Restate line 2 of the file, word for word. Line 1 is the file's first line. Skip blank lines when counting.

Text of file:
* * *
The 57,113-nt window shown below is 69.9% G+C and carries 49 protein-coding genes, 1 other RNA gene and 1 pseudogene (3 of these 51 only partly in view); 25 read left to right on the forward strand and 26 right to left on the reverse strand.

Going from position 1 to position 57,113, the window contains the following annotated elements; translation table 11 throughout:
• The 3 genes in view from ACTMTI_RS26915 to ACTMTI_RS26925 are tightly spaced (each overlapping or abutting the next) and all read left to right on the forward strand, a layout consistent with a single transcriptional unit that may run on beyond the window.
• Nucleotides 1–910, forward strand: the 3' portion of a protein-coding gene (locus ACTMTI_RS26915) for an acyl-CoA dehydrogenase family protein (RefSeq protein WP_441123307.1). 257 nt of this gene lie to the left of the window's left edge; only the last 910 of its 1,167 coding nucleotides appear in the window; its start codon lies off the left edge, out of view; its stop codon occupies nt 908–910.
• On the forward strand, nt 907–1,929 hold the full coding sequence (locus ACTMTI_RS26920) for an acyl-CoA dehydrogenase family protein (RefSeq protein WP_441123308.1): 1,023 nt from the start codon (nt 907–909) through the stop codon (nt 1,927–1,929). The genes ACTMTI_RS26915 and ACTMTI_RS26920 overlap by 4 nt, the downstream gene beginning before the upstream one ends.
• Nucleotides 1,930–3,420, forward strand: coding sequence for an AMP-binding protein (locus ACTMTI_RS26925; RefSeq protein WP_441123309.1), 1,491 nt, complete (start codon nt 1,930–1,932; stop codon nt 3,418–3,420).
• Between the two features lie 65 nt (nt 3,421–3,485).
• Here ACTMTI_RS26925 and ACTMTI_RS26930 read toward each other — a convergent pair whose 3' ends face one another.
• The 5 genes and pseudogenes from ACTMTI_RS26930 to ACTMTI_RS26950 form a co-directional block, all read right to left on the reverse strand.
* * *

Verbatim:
Going from position 1 to position 57,113, the window contains the following annotated elements; translation table 11 throughout: